What are the Days of Tashriq?

The three days following ʿEīd al-Aḍḥā are the Days of Tashrīq (the 11th, 12th and 13th of Dhul Ḥijjah). Allah describes these days as ‘the Appointed or Numbered Days’: “Remember Allah during the Appointed/Numbered Days.” (2:203)

They are also known as the ‘Days of Mina’ as pilgrims reside in Mina during these days.

These days are included among the days of ʿEīd and are from the greatest days of the year. The Messenger of Allah ﷺ said: “The greatest day in the sight of Allah is the Day of Naḥr (10th of Dhul Ḥijjah) and then the Day of Qarr (11th of Dhul Ḥijjah).” (Abū Dāwūd)

The 11th is known as the Day of Qarr because the pilgrims reside in Mina for worship (qarra means to reside), whilst Naḥr is in reference to the slaughtering of the animal.

These three days are specified for glorifying Allah, and pelting the jamarāt for those in ḥajj.

Why are they called the Days of Tashriq?

The word ‘tashrīq’ takes its name, according to the most common view, from a process used to preserve meat. Prior to the advent of the refrigeration system, the pilgrims would cut up the qurbānī meat, season it and then let it dry in the sun. This process allowed them to preserve the meat for future consumption and take it with them on their journey home.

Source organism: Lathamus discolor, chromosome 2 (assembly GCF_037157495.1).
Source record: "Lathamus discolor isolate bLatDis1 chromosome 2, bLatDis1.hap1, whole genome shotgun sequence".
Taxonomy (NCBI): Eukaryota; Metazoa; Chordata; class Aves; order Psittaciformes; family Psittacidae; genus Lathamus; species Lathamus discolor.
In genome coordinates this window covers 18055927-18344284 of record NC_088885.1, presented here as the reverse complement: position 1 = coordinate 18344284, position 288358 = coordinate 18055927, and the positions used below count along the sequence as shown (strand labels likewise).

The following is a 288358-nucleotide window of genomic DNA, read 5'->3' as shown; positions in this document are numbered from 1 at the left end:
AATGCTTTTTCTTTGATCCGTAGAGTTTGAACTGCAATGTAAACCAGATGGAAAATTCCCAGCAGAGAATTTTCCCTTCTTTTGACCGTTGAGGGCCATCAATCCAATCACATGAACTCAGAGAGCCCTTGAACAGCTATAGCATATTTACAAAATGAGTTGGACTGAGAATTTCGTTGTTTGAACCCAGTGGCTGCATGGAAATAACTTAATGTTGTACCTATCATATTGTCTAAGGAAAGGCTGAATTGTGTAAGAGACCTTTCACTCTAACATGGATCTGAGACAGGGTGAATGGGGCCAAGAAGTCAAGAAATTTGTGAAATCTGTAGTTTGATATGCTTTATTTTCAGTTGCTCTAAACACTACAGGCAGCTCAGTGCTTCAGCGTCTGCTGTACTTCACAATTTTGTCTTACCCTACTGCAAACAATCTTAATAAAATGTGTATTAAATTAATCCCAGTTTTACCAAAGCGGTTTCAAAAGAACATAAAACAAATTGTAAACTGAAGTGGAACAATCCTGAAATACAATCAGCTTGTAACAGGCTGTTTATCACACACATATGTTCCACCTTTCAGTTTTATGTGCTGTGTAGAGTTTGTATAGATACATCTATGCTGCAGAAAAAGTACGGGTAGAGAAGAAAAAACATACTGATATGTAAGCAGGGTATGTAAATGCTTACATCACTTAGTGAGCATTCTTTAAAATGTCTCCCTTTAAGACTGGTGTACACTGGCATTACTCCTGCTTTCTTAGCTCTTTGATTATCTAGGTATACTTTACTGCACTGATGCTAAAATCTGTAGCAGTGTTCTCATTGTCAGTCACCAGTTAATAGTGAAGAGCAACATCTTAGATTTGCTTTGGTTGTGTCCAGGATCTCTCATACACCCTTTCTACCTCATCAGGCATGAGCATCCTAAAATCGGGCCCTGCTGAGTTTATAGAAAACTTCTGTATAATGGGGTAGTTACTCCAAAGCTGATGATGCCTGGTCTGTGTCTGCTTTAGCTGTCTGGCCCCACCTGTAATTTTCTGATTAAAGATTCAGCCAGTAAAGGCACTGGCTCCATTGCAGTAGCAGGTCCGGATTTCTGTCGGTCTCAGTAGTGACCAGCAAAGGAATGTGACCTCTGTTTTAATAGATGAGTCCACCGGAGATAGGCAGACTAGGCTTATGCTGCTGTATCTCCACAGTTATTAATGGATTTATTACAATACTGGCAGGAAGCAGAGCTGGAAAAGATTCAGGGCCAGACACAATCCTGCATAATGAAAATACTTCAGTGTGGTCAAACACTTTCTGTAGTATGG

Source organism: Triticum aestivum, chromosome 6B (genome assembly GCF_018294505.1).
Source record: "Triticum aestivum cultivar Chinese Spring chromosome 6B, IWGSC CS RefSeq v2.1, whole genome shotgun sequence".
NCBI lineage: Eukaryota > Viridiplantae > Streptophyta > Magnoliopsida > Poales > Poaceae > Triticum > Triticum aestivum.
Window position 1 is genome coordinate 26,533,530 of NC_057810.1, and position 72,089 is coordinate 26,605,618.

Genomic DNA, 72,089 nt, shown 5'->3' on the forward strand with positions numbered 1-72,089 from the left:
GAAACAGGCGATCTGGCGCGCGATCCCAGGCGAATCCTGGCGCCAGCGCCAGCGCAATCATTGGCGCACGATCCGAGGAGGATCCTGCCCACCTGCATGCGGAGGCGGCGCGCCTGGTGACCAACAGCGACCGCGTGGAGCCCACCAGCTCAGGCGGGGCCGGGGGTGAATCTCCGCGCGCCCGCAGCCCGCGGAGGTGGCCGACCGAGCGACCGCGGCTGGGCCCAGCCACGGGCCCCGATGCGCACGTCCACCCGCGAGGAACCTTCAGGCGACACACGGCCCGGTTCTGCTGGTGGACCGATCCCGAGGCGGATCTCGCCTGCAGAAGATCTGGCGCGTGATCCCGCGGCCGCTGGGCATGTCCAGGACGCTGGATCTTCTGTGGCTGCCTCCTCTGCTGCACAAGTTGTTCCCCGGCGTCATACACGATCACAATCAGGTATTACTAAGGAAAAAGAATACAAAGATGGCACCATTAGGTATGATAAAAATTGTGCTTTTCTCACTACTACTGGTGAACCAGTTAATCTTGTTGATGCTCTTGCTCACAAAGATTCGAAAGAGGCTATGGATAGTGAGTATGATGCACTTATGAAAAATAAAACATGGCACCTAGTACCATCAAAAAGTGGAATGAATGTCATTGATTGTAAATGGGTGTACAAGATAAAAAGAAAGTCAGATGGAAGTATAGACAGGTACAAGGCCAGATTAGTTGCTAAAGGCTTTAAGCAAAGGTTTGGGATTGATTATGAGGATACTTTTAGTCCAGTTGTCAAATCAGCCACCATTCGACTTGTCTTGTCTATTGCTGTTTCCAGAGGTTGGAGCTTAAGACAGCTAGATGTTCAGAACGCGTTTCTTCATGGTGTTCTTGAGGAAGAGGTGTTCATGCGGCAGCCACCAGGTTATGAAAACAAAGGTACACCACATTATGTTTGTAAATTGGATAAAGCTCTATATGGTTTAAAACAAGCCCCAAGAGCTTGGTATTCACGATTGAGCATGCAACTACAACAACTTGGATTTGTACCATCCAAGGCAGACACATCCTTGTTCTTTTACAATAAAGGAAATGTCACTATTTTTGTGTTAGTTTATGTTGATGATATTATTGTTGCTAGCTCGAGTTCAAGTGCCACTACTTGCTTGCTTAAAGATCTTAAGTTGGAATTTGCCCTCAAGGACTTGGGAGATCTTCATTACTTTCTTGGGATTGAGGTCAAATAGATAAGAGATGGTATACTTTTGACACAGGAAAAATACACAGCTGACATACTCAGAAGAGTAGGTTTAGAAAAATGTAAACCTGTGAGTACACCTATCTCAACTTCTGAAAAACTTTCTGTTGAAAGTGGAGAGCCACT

Days of Eating and Drinking

The Messenger of Allah ﷺ said: “The Days of Tashrīq are the days of eating, drinking and the remembrance of Allah.” (Muslim)

The above ḥadīth indicates that eating and drinking during the days of Eid should help us to remember Allah (subḥānahū wa ta‘ālā) and obey Him.

He ﷺ also said: “The Day of ʿArafah (9th Dhul Ḥijjah), the Day of Naḥr (10th Dhul Ḥijjah) and the Days of Tashrīq (11th, 12th, 13th Dhul Ḥijjah) are our ʿEīd, the people of Islam, and they are days of eating and drinking.” (Nasā’ī).

Prohibition of Fasting

As the Days of Tashrīq are days of celebration for the believers, fasting is prohibited during these days. The Messenger of Allah ﷺ said: “Do not fast in these days for they are the days of eating, drinking and remembrance of Allah.” (Aḥmad)

The wisdom behind the prohibition of fasting and the command of eating and drinking is noteworthy. After the pilgrims endure difficulty and hardship during the days of ḥajj, Allah (subḥānahū wa ta‘ālā) hosts and prepares days of rest and happiness for them. Similarly, non-pilgrims also join them in this celebration after going out of their way during the blessed 10 days of Dhul Ḥijjah to fast, perform qurbānī, abundantly remember Allah and seek His forgiveness.

Hence, all the believers become guests of the Almighty, and it is not befitting of a host to allow his guests to starve. It is similar to the happiness which believers experience on ʿEīd al-Fiṭr after fasting the entire month of Ramaḍān.

The journey of ḥajj symbolises the journey of life. Pilgrims enter a state of sanctity (iḥrām) whereby they are prohibited from certain activities. In the same way, a believer is prohibited from pursuing his desires and transgressing the limits set by Allah (subḥānahū wa ta‘ālā).

Just as a pilgrim exercises patience and is then hosted by Allah (subḥānahū wa ta‘ālā) during his stay in Mina, a true believer will likewise tolerate the trials of this world and then enjoy everlasting happiness in the Hereafter. It will be said to the residents of Paradise,

“Eat and drink in satisfaction, for what you have formerly done in the days gone by.” (68:24)

Qurbani: More Than Just Tender Meat
Remember Allah in the Days of Tashriq